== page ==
It isn’t just your Democratic friends that Donald Trump’s election and presidency have caused to obsess in an unhealthy manner. The entire state of California just can’t move on with life. Bitter and angry, it is somewhere between the second and third stages of grief ( denial, anger, bargaining, depression and acceptance). If the state had knees, it would be going down on one, and screaming.
The legislature has passed a law requiring that Presidential candidates who want to appear on the California ballot would have to release their previous five years of tax returns. Tax returns are part of the impeachment crowd’s imaginary smoking gun evidence package. As with the emoluments clause, the Russian conspiracy theory and the “he’s not sufficiently like other Presidents so he must be insane” argument, the Trump-Obsessed are certain that if we just knew the truth about what was in the President’s tax returns, reversing the election would just be a few creative steps away.
Senate Bill 149 passed on September 15, and it is waiting for Governor Brown’s signature. Brown has not always been a fan of releasing candidate tax returns, like his own, for example. He released his tax returns in his first two gubernatorial races, but not in 2010 or 2014 , after his opponents refused to release theirs. I’m sure Brown will sign the bill, though. He has shown less and less inclination to restrain his increasingly alienated state’s political over-reach.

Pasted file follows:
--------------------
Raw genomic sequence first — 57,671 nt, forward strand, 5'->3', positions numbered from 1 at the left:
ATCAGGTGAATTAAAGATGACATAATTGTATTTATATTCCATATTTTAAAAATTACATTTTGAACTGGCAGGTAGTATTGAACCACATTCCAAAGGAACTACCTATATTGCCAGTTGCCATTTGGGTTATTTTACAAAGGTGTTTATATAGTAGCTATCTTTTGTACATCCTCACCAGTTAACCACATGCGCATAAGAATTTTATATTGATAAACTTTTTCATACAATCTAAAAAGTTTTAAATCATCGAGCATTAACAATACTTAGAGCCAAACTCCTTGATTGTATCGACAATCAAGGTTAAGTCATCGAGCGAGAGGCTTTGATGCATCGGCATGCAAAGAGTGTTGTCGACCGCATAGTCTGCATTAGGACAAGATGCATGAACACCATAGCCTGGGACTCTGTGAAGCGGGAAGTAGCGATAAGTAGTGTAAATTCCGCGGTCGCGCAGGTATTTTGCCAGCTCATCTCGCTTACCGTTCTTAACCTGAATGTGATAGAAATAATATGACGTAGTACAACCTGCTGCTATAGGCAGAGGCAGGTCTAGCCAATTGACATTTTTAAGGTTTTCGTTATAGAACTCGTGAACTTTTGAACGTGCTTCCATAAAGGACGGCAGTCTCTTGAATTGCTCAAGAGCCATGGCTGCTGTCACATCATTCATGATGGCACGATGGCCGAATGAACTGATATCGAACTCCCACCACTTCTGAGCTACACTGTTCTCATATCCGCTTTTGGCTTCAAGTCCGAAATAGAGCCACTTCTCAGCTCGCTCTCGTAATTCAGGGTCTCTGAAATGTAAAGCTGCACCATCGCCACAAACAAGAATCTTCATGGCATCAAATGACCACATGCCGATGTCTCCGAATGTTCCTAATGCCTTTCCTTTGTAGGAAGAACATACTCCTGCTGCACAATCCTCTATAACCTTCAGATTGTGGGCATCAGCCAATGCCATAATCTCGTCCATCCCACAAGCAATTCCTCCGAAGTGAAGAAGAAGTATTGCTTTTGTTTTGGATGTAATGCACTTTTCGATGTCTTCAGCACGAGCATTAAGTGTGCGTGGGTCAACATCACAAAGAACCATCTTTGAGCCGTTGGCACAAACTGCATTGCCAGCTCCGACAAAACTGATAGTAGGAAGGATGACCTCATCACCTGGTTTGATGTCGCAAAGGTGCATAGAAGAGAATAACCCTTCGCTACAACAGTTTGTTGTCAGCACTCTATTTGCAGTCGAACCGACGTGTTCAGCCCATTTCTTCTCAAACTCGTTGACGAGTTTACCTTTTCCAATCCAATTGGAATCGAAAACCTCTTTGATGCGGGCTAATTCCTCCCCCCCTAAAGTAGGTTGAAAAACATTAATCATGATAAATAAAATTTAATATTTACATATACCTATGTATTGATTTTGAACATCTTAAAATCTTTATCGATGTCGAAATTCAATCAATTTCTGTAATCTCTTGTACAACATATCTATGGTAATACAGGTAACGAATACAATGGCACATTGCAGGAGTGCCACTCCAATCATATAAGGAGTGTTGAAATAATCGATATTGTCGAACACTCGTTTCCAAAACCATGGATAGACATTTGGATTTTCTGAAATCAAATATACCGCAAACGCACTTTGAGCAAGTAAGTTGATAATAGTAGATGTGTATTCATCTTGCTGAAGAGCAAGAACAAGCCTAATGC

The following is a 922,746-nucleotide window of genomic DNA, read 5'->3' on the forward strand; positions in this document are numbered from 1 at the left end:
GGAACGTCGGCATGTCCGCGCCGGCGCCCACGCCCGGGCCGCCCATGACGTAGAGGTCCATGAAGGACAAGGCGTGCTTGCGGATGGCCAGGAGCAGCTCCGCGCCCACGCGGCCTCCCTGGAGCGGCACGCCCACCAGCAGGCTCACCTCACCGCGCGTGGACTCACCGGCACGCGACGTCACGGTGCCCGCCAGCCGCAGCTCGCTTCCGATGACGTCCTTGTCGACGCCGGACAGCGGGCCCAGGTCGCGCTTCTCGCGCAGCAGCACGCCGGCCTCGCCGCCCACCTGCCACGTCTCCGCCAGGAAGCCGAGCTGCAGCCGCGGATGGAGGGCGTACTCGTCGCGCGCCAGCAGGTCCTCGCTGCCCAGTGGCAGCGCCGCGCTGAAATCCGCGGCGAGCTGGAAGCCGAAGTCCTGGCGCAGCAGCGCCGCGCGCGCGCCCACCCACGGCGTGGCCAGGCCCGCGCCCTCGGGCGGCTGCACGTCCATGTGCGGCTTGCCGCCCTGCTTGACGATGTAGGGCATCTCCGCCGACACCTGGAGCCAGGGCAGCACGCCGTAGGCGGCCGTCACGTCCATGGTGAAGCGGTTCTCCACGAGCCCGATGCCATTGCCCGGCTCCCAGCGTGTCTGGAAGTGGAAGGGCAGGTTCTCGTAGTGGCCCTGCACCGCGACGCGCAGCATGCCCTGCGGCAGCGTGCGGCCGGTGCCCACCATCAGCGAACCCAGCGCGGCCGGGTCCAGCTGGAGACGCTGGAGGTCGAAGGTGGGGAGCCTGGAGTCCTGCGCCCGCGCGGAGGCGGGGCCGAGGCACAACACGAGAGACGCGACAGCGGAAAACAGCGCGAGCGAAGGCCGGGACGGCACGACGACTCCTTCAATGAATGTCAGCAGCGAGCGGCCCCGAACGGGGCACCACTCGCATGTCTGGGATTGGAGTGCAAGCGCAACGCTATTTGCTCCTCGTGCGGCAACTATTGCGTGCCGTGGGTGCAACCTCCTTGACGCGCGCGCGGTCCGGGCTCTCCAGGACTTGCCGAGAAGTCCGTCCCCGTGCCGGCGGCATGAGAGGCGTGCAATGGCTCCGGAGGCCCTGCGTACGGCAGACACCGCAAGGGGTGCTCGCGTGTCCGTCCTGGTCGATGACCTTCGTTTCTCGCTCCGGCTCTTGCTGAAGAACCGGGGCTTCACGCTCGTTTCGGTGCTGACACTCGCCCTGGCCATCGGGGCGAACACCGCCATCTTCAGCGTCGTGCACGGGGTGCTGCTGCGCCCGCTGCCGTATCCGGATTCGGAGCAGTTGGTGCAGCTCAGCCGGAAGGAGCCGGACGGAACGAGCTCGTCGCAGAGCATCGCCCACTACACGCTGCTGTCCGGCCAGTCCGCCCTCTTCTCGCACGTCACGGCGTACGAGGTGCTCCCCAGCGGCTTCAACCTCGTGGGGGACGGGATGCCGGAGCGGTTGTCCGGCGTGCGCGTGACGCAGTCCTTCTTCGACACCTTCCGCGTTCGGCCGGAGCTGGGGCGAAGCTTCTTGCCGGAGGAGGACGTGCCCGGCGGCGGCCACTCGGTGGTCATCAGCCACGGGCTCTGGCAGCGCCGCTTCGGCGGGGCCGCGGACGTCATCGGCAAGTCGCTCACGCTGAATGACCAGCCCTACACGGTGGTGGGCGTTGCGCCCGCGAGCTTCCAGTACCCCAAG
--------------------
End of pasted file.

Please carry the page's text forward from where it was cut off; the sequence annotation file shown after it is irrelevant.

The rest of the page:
The real problem with the proposed law is that it’s unconstitutional. While the A 1995 Supreme Court decision, United States Term Limits v. Thornton, held that states can impose reasonable procedural requirements for federal candidates for Congress to get on state ballots, it also emphatically rejected the existence of state power to impose additional qualifications for federal office. The Constitution’s list of requirements are, the court stated, immutable and exclusive, unless there is a Constitutional amendment. Our law of the land provides that Presidents must be natural born citizens and at least 35 years old, and that’s that.
Since this is an anti-Trump law, there have been so dearth of legal scholars who will abandon their integrity to claim that California can require a potential President to do what no other citizen can be forced to, because it’s just a reasonable procedural requirement, like getting names on a petition. It isn’t, though. If California got away with this, other states could require blood oaths, or sworn statements of marital fidelity. The ABA Journal suggests that a challenge to the law on Constitutional grounds would be a close call, but the ABA is also a political organization with its own judgment addled by anti-Trump bias. This is wishful thinking. There is no chance that this law wouldn’t be overturned by the Supreme Court. It might well be over-turned unanimously.
Ah, but it it makes poor California feel better, maybe the exercise is worth it. Anything to move on to depression and acceptance.